Did you ever mishear a lyric, then find out about the real one, and still like yours better? I was all set for this post to talk about a great lyric from “Once”, the opening song on Pearl Jam’s Ten. That lyric turns out to actually be: “I’ve got a bomb in my temple that is gonna explode / I got a sixteen gauge buried under my clothes.” Still a good lyric, sure. But what I heard, and have been hearing for 27 years, is “I got a sixteen gauge buried under my nose.”
Okay, now wait, stop laughing. It does sound silly, now that I write it down. But to me it was this great poetic image, sitting uncertainly between the notion of the narrator’s mouth as a deadly weapon and an actual weapon pointed into his mouth. Though, now that I do a little research it’s clear how much I’m not a gun guy, because a sixteen gauge is a shotgun, not exactly the most convenient weapon of choice for suicide.
In any case, I believed the line wholeheartedly, despite the possible comedy, and I can chalk that up to the intensely committed singing of Eddie Vedder. Vedder is a revelation on this debut album, a voice that can start in a profound baritone register and ascend growling to intense peaks, only to lay bare moments of unexpected tenderness, such as the searching title question in “Why Go”, or the “Is something wrong” bridge of “Alive.” What shines through at every single moment is emotional truth — it is impossible to doubt that he means what he’s singing. Each line is fully, thrillingly inhabited. No wonder I didn’t bat an eye at the “nose” line I heard.
What I didn’t realize until I researched this album is how separate Vedder was from the creation of Ten‘s music. I’m used to a model where lead singers are also lead songwriters, or are at least crucial contributors to the music. But Pearl Jam on this album was more in the Elton John/Bernie Taupin mode, except backwards — where John/Taupin start with lyrics then add music, Pearl Jam’s music came first. Stone Gossard and Jeff Ament had written a bunch of instrumental compositions, recorded them with Mike McCready on lead guitar and Matt Cameron on drums, then shopped the resulting tape around looking for singers. The tape made its way to Vedder, he wrote lyrics and sang, and the rest is history.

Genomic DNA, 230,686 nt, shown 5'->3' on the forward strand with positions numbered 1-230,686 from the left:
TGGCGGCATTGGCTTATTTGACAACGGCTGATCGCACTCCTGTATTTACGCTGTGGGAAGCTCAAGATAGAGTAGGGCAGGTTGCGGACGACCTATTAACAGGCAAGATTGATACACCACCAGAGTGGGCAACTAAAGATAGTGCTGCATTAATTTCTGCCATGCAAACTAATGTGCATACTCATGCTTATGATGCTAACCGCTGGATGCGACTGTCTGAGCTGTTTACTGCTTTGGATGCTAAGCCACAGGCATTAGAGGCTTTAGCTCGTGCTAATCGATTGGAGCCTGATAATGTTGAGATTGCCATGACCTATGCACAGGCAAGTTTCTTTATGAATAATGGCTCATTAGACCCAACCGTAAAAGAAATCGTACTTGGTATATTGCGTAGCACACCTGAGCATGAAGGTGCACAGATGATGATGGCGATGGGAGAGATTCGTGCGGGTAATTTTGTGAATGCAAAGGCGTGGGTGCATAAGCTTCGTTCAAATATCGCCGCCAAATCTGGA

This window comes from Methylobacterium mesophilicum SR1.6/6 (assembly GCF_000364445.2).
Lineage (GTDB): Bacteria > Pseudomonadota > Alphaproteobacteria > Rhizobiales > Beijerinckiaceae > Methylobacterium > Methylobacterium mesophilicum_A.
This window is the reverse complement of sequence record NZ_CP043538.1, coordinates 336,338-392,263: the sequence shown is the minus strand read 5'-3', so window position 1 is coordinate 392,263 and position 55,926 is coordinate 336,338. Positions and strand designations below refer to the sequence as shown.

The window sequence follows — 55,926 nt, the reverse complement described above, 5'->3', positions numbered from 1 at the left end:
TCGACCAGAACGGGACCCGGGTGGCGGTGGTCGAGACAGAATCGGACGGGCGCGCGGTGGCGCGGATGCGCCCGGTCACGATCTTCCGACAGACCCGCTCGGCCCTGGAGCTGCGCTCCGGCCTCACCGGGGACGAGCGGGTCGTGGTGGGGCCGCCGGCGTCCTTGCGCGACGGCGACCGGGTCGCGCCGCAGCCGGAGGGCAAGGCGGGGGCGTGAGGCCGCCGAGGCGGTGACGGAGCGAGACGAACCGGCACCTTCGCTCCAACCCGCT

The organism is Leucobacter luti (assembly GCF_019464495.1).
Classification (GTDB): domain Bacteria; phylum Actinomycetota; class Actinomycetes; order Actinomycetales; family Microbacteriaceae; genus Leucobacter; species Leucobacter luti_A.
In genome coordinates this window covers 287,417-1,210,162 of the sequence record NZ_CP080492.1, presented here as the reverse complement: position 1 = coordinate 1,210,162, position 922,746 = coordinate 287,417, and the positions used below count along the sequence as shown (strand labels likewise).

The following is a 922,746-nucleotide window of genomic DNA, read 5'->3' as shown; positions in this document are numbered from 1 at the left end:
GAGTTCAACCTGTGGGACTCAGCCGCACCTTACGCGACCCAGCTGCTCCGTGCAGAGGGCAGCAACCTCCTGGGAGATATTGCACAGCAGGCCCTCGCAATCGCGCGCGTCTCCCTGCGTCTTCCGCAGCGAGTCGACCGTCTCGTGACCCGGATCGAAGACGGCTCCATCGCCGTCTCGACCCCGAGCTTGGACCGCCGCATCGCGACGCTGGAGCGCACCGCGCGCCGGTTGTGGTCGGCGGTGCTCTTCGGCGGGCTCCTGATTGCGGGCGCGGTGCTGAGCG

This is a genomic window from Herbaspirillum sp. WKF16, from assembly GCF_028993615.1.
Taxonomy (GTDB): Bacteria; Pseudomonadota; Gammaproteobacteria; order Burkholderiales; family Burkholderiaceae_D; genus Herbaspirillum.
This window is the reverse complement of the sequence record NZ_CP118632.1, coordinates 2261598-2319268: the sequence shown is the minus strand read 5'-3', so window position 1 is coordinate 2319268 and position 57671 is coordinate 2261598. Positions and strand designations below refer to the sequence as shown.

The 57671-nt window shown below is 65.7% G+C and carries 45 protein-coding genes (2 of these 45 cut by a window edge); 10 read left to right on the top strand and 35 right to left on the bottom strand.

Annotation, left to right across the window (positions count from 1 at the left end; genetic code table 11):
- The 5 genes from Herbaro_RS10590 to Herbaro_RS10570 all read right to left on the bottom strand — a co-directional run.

That music, though, is the other magic ingredient of Ten. As great as Vedder’s singing and lyrics are, they’re built atop an amazing foundation of melodicism, musicianship, and tunecraft. When I think of “Alive”, the first thing I hear in my head is that initial guitar riff. The bedrock of “Even Flow” is the melody Vedder sings, but its electric power comes from the hammering guitar that leads into the luminous solo. “Jeremy” is built on a bass line that opens the song like the first line of a novel — instantly intriguing, drawing us into its world.
That world feels quite a bit different now than it did in 1991. As chilling as “Jeremy” is, there are ways in which it feels a bit quaint now. School shootings (and everywhere-else shootings) have become so frequent, almost routine, that the notion of a deep character study into the mind of the shooter seems beside the point. Who has time to imagine all those troubled minds? There’s an army of Jeremys now, each with a soldier’s firepower.
Except the army isn’t really of Jeremys, because Jeremy of the song shoots only himself, at least based on Vedder’s description of his inspiration, and the unedited version of Mark Pellington’s video. Sure, it’s still shocking and horrifying, but not the way it was 27 years ago. Now, strange as it is to say, I think I’d feel a bit of relief hearing about someone carrying a gun to school and shooting only himself.
The dark places are all over this album, with very little relief. Some of it is social, as in “Even Flow”, “Why Go”, and “Jeremy”. Much of it is personal, as in “Once”, “Porch”, and “Release.” Heartbreak deeply etches “Black” and “Garden”, and “Deep” is redolent with upsetting images. There’s light at the center of “Alive” — it’s an affirmation of survival despite intense psychological trauma. Besides that, “Ocean” is really the only song with much uplift in its lyrics, as simple as they are.
It’s depressing stuff. So why does this album feel like an exultation? Again I think it’s down to that incredible alchemy of brilliantly written music and extraordinary vocal performances. Pearl Jam overflows with power as a band — tight rhythms, slashing guitars, intricate counterpoints that lift out of the record’s overall muddy production. Place Vedder’s sensational voice atop that foundation, and you’ve got a recipe to reach the stars.
This is one of those times when an album’s cover perfectly encapsulates one of its themes. We see Pearl Jam reaching for those stars, but doing it together, as a unit rather than a star and his backups. Give or take a revolving door of drummers, that unit has remained intact for almost thirty years now, and shows no sign of stopping. That’s light in the darkness too.